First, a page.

By BEN R. WILLIAMS
I love The Simpsons.
I don’t mean that I like to watch The Simpsons when it comes on TV. I mean that I consider seasons 3-8 of The Simpsons to be not only the finest comedy program ever created but one of mankind’s towering achievements. I have memorized massive amounts of dialogue from The Simpsons. I can relate any topic back to a joke from The Simpsons (just ask my long-suffering girlfriend). I own a Simpsons Pinball Party pinball machine. On one occasion, I played a game of Simpsons Trivial Pursuit at a Christmas party and I had to stop after one game because I knew every single answer and I was undefeatable.
I will confess, like many long-time fans of The Simpsons, I haven’t watched a lot of the newer episodes. I find they’re missing a lot of the heart and humor that the classic era episodes contained. There are still some gems in there, but it’s pretty hard for a show to maintain the same high level of quality for 33 years.
One example of this is a season 18 episode of The Simpsons called “That ‘90s Show.” In this episode, Homer recounts the early days of his relationship with Marge in the 1990s when he was in a grunge band.
For fans like me, this episode was — and I don’t think I’m exaggerating here — a war crime.
It has long been canonically established that Homer Simpson is in his late 30s. Since the show started in 1989 (or 1987, if you include the shorts on The Tracey Ullman Show), that means a young Homer went to Woodstock, and that Homer and Marge dated and married in the late 1970s.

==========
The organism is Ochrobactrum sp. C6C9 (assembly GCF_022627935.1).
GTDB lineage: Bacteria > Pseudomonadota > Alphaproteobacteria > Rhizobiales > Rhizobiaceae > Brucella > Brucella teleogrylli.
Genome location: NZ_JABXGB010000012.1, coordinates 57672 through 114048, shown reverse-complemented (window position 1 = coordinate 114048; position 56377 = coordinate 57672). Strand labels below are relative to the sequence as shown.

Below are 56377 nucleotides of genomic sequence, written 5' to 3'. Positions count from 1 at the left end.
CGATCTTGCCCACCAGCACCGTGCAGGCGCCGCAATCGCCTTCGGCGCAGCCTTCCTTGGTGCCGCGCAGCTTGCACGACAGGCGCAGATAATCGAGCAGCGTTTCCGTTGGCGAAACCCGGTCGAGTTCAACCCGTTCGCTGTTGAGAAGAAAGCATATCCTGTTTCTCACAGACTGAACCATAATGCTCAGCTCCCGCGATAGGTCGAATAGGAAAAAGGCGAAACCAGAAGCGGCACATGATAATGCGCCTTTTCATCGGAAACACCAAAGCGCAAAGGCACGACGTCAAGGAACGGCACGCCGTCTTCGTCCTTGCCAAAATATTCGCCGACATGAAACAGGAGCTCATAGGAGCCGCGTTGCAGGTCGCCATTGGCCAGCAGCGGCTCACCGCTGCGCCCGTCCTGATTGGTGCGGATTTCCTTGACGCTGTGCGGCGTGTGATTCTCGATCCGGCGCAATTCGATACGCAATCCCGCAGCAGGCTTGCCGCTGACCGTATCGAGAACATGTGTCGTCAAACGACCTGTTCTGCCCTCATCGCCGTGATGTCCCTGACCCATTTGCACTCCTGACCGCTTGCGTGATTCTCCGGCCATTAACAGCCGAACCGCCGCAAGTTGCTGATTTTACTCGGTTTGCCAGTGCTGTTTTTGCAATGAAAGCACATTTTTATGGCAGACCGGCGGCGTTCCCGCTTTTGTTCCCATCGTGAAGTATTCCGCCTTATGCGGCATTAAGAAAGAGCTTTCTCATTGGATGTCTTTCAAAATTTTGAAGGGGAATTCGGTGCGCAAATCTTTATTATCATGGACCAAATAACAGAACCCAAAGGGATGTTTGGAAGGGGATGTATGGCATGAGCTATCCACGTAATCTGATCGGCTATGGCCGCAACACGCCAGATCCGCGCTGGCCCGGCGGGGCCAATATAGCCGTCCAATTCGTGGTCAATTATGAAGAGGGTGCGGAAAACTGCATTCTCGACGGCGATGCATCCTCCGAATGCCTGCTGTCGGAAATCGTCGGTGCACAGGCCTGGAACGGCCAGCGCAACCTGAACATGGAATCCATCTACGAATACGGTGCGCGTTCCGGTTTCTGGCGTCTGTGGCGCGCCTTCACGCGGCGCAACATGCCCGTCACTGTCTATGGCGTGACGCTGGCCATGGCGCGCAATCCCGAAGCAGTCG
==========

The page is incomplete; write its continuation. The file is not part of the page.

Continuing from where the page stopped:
It also means that this presents a problem for the writers of the modern-day Simpsons, because after 30-plus years on the air, Homer should at least be in his late 60s. However, since the characters cannot age, the writers instead occasionally attempt to retcon their history in order to modernize it. “That ‘90s Show” aired in 2008, so even that episode is already 14 years out of date.
You see, the weird thing about watching modern episodes of The Simpsons is that I’m now 37 years old, making me roughly the same age as Homer — he’s anywhere from 36-40, depending on the episode. That means Homer is a millennial! Even though the media often makes it sound as though millennials are whiny little children, millennials were born between 1981 and 1996, making members of my generation between 25 and 40 years old.
And this leads me to one of the main reasons I can’t get into new Simpsons episodes.
I generally have no problem suspending my disbelief. I can believe that Homer Simpson has been a professional boxer. I can accept that he’s collected used cooking grease to make easy money. I can accept that he’s been a monorail conductor. I can even accept that he’s been an astronaut.
But I simply cannot accept that Homer Simpson, a millennial, is able to afford a house and two cars and support a stay-at-home wife and three children on a single income.
Boy, I really hope somebody got fired for that blunder.